This is a letter from E.B. White on the subject of hope. He wrote it in response to someone’s letter predicting a grim future for humanity:
North Brooklin, Maine
30 March 1973
Dear Mr. Nadeau,
As long as there is one upright man, as long as there is one compassionate woman, the contagion may spread and the scene is not desolate. Hope is the thing that is left to us, in a bad time. I shall get up Sunday morning and wind the clock, as a contribution to order and steadfastness.
Sailors have an expression about the weather: they say, the weather is a great bluffer. I guess the same is true of our human society—things can look dark, then a break shows in the clouds, and all is changed, sometimes rather suddenly. It is quite obvious that the human race has made a queer mess of life on this planet. But as a people we probably harbor seeds of goodness that have lain for a long time waiting to sprout when the conditions are right. Man’s curiosity, his relentlessness, his inventiveness, his ingenuity have led him into deep trouble. We can only hope that these same traits will enable him to claw his way out.
Hang on to your hat. Hang on to your hope. And wind the clock, for tomorrow is another day.
James Stockdale, the longest held American prisoner of war in Vietnam, said the love of poetry was an important quality for enduring the unendurable. “You thirst to remember, the clutter of all the trivia evaporates and with care you make deep excursions into past recollections. Verses were hoarded and gone over each day. The person who had memorized a lot of poetry was the bearer of great gifts.”
“How we spend our days is how we spend our lives… A schedule defends from chaos and whim. It is a net for catching days. It is a scaffolding on which a worker can stand and labor with both hands at sections of time. “
Goodbye you crazy good writer. Goodbye you purveyor of geek love, you hunter of living gargoyles, you lover of boxing as it should be and connoisseur of life in all its tawdry finery. We will miss you writing sentences that spin the head around.
In 1992, shortly before his death, William Stafford was commissioned by the State of Washington to provide seven poems to be installed on plaques alongside the Methow river, one of the most beautiful rivers in all of the Pacific Northwest. Ask Me was installed along the river in the town of Winthrop. I can go only so long in my life without reading it. It is one of my anchor and lifeline poems and it belongs along that river the same way Tibetan Buddhist paintings belong on the stone canyon walls of Nepal.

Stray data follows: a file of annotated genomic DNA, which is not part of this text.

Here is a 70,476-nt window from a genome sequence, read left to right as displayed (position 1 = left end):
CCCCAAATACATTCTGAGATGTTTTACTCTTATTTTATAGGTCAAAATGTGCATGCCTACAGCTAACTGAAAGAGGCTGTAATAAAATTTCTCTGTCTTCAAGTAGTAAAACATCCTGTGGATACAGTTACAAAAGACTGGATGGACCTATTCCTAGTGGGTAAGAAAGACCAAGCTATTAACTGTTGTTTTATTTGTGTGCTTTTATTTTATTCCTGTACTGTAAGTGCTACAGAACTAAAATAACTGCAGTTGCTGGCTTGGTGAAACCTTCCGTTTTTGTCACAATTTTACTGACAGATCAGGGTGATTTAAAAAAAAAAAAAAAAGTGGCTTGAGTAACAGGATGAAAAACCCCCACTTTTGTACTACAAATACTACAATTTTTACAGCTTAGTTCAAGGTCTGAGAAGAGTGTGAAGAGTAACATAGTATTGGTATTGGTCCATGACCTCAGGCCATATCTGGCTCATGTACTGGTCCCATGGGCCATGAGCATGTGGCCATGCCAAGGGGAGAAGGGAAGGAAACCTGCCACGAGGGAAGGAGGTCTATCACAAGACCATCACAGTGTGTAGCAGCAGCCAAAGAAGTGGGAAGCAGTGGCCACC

Some time when the river is ice ask me
mistakes I have made. Ask me whether
what I have done is my life. Others
have come in their slow way into
my thought, and some have tried to help
or to hurt: ask me what difference
their strongest love or hate has made.
I will listen to what you say.
You and I can turn and look
at the silent river and wait. We know
the current is there, hidden; and there
are comings and goings from miles away
that hold the stillness exactly before us.
What the river says, that is what I say.
The author Cheryl Strayed says in a recent essay you must be a “warrior and a motherfucker” when it comes to being brave and resilient in your writing. I don’t believe this is enough. You must become a mental strip artist, an artisan for the broken, a pub singer of the damned, a babysitter of lost ideas, a window cleaner in a shit storm, a pole dancer in a literary hurricane, a taxi driver for the faintest of whims, a rambler through cemeteries, a curdler of fermented ideas, a rodeo clown at a funeral and a parade street sweeper of bullshit.
A writer must be able to ask the question: if in Alexandria in 275 BC, a 180 foot long gold-plated phallus was paraded through the streets of the city, flanked by elephants, a giraffe, a rhinoceros and decorated with ribbons and a gold star (according to Athenaeus,) where did they put the damned star?